A day in the life of Jen, a 27-year-old trans woman living in London

News & Analysis

Written by Privacy International

08:27: Jen gets on the London Underground to go to work. She uses her contactless debit card to pay for the tube, so Transport for London knows where she is travelling to and from and her bank knows when she takes the tube.

08:36: The public WiFi on the tube means that even when Jen doesn’t connect to it, her every step inside the underground is tracked. The data will eventually be sold to advertisers.

08:58: Jen arrives at work. As with all the lower rank employees, her employer checks on her productivity,  deploying a wide range of tools. Every 10 minutes, her webcam takes a picture of her and a screenshot of her desktop screen. Her employer also monitors how many emails she sends and what websites she visits. An alert is sent to her employer when she switches between applications too frequently: it could mean she is distracted. And when talking to her colleagues over chat services, if she were to say “let’s switch to WhatsApp or Signal” or “let’s meet for coffee” an alert would also be sent, as it would suggest she has something to hide. Her manager on the other hand is not subjected to this kind of monitoring.[1]  

12:32: Time for lunch! Jen goes to Sainsbury’s and uses her loyalty card. All her purchases are used to build up a profile of her. She will receive coupons based on her purchases but her data will also be sold to companies that want access to Sainsbury’s customers’ data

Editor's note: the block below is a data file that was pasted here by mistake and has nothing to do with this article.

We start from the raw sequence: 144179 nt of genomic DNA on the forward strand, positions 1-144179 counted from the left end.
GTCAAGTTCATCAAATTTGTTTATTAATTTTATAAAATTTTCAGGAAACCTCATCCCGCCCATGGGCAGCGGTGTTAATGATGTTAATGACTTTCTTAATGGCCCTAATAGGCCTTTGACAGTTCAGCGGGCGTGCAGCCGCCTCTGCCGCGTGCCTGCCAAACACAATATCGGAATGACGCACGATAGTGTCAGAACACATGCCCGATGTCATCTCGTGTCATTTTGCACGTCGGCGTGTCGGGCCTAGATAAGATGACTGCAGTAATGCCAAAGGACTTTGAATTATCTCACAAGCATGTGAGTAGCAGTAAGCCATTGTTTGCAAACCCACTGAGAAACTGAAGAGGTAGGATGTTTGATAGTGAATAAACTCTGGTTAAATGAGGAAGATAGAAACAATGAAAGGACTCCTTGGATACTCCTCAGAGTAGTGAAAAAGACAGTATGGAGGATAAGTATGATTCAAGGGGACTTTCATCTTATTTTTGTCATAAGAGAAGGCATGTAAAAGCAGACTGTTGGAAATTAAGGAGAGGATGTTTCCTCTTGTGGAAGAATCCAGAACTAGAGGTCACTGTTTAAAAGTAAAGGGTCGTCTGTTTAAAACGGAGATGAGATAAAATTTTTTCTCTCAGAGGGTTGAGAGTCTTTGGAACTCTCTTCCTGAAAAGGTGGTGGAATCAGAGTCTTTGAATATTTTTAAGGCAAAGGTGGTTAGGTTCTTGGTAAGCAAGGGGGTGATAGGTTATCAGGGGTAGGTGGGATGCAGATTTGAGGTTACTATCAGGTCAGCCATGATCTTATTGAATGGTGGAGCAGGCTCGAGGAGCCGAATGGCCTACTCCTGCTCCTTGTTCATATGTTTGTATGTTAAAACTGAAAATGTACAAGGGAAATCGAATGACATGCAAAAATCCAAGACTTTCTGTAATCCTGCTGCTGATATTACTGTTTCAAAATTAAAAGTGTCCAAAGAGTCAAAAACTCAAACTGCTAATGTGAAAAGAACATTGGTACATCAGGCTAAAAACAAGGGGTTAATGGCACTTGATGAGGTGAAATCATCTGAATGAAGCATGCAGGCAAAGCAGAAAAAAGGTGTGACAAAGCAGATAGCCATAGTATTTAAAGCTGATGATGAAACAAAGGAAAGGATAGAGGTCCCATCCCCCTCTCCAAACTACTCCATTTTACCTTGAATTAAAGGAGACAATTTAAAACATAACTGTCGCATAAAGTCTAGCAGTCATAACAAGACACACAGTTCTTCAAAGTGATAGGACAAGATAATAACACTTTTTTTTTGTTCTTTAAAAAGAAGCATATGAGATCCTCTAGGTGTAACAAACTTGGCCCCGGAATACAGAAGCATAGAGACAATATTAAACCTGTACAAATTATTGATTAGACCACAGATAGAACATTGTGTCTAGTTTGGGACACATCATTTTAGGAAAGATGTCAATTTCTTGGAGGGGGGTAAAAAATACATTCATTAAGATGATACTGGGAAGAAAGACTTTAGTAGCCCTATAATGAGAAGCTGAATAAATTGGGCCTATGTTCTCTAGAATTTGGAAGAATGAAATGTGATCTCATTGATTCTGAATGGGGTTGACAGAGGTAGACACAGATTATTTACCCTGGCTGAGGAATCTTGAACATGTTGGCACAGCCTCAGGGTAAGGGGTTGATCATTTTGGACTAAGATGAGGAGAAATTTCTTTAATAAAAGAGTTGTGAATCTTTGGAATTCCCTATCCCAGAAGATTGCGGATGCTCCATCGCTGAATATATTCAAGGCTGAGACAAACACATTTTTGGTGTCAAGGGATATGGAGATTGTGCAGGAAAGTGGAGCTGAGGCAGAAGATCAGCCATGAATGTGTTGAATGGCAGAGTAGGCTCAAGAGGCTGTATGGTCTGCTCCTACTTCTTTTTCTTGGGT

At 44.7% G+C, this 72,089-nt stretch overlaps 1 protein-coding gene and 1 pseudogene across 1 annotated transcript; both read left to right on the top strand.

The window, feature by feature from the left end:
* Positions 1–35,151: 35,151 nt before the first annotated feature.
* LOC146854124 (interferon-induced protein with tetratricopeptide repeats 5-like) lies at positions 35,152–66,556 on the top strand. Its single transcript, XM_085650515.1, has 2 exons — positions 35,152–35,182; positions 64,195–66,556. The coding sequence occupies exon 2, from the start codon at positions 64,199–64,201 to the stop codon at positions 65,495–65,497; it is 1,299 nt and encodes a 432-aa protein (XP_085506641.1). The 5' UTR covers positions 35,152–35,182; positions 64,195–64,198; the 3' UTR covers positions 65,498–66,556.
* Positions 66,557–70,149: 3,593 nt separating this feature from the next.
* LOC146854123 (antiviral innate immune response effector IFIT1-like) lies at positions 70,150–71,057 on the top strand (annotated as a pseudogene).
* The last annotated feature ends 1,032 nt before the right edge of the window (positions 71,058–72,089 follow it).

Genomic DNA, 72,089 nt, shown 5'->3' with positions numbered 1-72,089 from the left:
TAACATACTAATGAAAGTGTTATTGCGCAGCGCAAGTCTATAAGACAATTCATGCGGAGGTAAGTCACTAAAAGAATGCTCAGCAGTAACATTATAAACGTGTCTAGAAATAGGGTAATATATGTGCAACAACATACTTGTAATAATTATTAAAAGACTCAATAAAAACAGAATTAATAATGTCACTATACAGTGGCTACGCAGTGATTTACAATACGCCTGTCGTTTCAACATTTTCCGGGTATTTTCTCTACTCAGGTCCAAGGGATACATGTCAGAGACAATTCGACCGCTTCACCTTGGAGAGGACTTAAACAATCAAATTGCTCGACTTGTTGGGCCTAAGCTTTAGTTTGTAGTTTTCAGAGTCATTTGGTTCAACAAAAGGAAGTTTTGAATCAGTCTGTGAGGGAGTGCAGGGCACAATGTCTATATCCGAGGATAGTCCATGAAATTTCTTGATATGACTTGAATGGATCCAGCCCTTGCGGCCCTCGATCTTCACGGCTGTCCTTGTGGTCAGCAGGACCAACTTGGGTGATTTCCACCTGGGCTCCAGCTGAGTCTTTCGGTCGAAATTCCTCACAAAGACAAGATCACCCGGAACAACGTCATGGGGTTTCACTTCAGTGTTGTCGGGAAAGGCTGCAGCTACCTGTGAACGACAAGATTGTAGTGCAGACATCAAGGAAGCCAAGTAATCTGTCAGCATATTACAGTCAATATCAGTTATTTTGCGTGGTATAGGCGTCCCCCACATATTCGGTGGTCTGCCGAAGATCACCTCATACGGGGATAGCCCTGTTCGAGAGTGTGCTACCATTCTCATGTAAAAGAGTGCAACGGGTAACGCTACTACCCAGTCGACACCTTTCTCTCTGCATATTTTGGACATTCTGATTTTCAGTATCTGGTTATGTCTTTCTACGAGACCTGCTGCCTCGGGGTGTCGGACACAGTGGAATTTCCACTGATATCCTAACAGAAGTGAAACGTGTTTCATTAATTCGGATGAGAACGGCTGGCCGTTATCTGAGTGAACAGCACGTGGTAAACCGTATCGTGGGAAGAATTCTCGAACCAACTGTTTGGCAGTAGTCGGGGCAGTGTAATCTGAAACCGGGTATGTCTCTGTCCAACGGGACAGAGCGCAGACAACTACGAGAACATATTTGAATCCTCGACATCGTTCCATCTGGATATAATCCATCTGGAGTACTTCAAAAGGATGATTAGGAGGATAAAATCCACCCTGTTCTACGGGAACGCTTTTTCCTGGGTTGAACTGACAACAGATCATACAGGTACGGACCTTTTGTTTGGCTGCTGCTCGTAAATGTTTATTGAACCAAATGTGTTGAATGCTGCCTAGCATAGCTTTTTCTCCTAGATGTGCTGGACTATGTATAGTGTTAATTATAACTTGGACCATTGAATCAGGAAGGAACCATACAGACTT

12:48: Before heading back to the office, Jen swings by Boots the Chemists to top up on her hormone treatment. While she’s there she also buys condoms, hair removal wax bands and gel plasters for blisters. She uses her Boots loyalty card when paying for those items.

15:01: Jen gets another coffee break. She checks her social media accounts. She sees an advertisement for hormone therapy treatments.

16:30: Jen receives a message from her best friend Mary over WhatsApp. “Can we meet this evening? Something really bad happened. I need to tell you all about it.” While the content of the message is encrypted, WhatsApp will know that Mary and Jen have exchanged messages and at what time.

17:03: As she leaves the office, Jen takes a quick look at Facebook, which suggests she should like the latest update Mary has posted.

17:31: Hoping for a discreet place to meet, Jen and Mary head to Hyde Park, close to where Jen works. What they don’t know is that the mobile phone company EE is using their phone signals to gather data on their age and gender track their location within the park, even though neither of them are EE customers.

17:44: Mary tells Jen her single-parent benefits have been withdrawn. She had been dating a man over the past couple of weeks and believes a neighbour has reported her to the Department of Work and Pensions. An investigator was sent and took pictures of the man leaving the house. She has been labelled as a benefit fraud.

18:53: Jen and Mary go for drinks at a pub near Hyde Park. Jen pays for the drinks using her credit card.

22:10: As she gets on the bus, Jen checks her social media accounts again. She sees an advertisement for hangover remedies.

[1] In the UK, as of 2016, women only held 21% of senior management positions, so it is statistically likely that Jen’s manager is male. Overall, it means that workplace surveillance of female staff is far more likely to be carried out by a male.